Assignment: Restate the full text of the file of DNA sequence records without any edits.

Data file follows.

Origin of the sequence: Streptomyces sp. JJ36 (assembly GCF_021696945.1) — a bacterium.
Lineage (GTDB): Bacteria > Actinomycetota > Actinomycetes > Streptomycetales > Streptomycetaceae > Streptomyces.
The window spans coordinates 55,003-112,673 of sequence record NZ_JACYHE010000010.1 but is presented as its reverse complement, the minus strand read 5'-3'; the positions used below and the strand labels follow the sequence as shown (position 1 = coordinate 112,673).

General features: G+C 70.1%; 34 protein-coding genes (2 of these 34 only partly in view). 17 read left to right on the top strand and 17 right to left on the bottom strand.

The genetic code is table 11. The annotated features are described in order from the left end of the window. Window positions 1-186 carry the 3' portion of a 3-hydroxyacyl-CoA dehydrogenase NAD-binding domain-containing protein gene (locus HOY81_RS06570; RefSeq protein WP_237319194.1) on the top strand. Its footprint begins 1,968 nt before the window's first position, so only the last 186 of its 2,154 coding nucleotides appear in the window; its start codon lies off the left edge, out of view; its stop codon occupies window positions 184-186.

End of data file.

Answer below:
Origin of the sequence: Streptomyces sp. JJ36 (assembly GCF_021696945.1) — a bacterium.
Lineage (GTDB): Bacteria > Actinomycetota > Actinomycetes > Streptomycetales > Streptomycetaceae > Streptomyces.
The window spans coordinates 55,003-112,673 of sequence record NZ_JACYHE010000010.1 but is presented as its reverse complement, the minus strand read 5'-3'; the positions used below and the strand labels follow the sequence as shown (position 1 = coordinate 112,673).

General features: G+C 70.1%; 34 protein-coding genes (2 of these 34 only partly in view). 17 read left to right on the top strand and 17 right to left on the bottom strand.

The genetic code is table 11. The annotated features are described in order from the left end of the window. Window positions 1-186 carry the 3' portion of a 3-hydroxyacyl-CoA dehydrogenase NAD-binding domain-containing protein gene (locus HOY81_RS06570; RefSeq protein WP_237319194.1) on the top strand. Its footprint begins 1,968 nt before the window's first position, so only the last 186 of its 2,154 coding nucleotides appear in the window; its start codon lies off the left edge, out of view; its stop codon occupies window positions 184-186.